Backers of a $1 billion hydropower project won a decisive victory in a Maine court last week, but remaining hurdles are likely to delay the restart of construction for months.
A key permit remains suspended for now, and developers need to re-establish a work timeline, Catherine Stempien, CEO of Avangrid Networks, the parent of Central Maine Power Co., told Wall Street analysts during a Wednesday earnings call. She said Avangrid and NECEC Transmission, the subsidiary administering the project, will be working on the new construction timeline over the coming weeks and months.
“I expect that we’ll have more information in mid-year about what the new construction timeline will be,” she said.
The delay despite a favorable decision underscores the challenges that the project has faced, including court, permitting and political ones over the past five years. Avangrid, CMP and Hydro-Quebec won the bid from Massachusetts to bring 1,200 megawatts of transmission capacity through a 145-mile transmission line from the Canadian border to Lewiston.
Avangrid and NECEC are now coordinating with construction companies, project partner Hydro-Quebec and the electric distribution companies in Massachusetts, Stempien said. The Massachusetts Department of Public Utilities in 2019 approved power purchase agreements from those companies key to the transmission line. That state is funding the project.
The jury decision on April 20 that Avangrid and NECEC had a constitutional right to finish the project despite state voters rebuking it in a 2021 referendum seemed to clear the way for construction to resume. But the developers need to regain a permit that was suspended by the state’s Department of Environmental Protection after the vote and then reestablish a project timeline with contractors.
The suspension order still is in effect, DEP Commissioner Melanie Loyzim wrote in a letter to NECEC Transmission, an Avangrid Networks affiliate, on April 25. In the letter obtained by the Bangor Daily News, Loyzim said the suspension will end if there is a final disposition of the challenge to the referendum in favor of NECEC and Avangrid.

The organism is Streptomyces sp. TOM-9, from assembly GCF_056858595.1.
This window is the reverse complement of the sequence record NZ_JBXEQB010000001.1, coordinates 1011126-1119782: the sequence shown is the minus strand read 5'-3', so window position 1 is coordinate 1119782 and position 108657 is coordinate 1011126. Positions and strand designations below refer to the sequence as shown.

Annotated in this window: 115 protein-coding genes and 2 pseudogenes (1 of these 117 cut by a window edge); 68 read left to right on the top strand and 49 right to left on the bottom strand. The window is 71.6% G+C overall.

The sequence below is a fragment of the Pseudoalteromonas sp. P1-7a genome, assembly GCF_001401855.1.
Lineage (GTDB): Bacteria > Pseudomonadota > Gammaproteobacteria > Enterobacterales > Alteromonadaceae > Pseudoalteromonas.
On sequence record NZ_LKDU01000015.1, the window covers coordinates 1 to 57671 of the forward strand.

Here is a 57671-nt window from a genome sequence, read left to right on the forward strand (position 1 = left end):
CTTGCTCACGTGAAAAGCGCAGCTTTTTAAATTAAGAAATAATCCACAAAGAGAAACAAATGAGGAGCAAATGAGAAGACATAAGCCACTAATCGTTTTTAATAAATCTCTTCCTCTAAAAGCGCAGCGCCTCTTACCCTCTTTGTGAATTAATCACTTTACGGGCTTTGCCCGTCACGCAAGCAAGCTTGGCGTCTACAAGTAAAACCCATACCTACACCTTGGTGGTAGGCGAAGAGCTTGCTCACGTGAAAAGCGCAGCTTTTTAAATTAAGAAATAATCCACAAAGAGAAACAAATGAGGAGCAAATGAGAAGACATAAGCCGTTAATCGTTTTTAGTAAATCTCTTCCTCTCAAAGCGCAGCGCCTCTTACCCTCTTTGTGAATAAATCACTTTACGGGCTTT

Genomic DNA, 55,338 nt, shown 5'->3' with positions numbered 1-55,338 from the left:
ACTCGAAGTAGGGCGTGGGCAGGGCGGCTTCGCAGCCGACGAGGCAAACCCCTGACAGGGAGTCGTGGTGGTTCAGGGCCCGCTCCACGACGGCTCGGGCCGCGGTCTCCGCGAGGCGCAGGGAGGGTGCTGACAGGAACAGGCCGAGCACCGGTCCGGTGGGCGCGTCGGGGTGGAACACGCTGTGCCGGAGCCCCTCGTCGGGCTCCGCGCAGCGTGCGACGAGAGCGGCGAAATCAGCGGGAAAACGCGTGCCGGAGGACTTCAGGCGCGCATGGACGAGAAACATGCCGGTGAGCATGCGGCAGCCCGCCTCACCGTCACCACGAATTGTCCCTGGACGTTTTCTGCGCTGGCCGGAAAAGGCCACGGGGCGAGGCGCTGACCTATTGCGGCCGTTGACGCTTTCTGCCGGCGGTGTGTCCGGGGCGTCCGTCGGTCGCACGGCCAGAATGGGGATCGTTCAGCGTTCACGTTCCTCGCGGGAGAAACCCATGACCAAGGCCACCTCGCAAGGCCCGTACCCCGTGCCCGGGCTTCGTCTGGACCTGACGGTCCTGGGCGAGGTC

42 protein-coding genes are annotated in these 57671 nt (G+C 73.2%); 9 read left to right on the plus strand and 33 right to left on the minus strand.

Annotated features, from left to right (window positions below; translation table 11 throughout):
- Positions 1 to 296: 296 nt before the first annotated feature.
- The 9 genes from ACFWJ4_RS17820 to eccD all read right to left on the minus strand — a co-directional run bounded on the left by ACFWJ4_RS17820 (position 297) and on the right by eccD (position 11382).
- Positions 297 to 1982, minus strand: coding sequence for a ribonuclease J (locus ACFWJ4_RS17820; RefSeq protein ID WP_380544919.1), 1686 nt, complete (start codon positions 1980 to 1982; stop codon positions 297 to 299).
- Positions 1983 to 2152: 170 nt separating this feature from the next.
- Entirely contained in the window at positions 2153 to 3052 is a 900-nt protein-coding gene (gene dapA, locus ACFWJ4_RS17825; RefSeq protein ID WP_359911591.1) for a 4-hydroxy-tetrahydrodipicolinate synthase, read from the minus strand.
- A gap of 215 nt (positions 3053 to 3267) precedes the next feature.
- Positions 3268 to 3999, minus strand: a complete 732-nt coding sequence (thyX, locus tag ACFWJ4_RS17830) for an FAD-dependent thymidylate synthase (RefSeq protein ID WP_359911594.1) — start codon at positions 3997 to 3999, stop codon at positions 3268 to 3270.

That has not happened yet because all parties have 21 days from April 21, when the court entered the judgment from the trial, to appeal to Maine’s high court. Loyzim said the suspension will be in effect until either the period expires or a final decision is handed down by the high court.
The Natural Resources Council of Maine, an anti-corridor environmental group that worked against the project in the court case, declined to comment on whether it would launch an appeal.
Other caveats remain. Last July the Board of Environmental Protection, tasked with enforcing laws, denied appeals to the permit but said CMP would be able to keep access to the key permit if it prevails in two challenges. One was that it had to win the court case. If it did, construction would need to resume within two years for the permit to remain valid. The other is that it had to raise the amount of conservation land committed for the project by 8,000 acres to 50,000 acres.
Three Maine environmental groups, including the Natural Resources Council of Maine, have a pending lawsuit challenging Army Corps of Engineers and Department of Energy permits for the project. And pending appeals by the Natural Resources Council of Maine, NextEra Energy and a group of businesses and individuals in the West Forks area could potentially create further conditions for the project, Elizabeth Boepple, an attorney representing the anti-corridor West Forks group, said. The appeals in Superior Court challenge the BEP’s decision to grant the DEP permit.
“We are reviewing and reassessing our goals with the appeal” following the jury verdict, Boepple said. “Everyone is trying to sort out what the next steps are.”
Correction: An earlier version of this report misstated the name of the Natural Resources Council of Maine.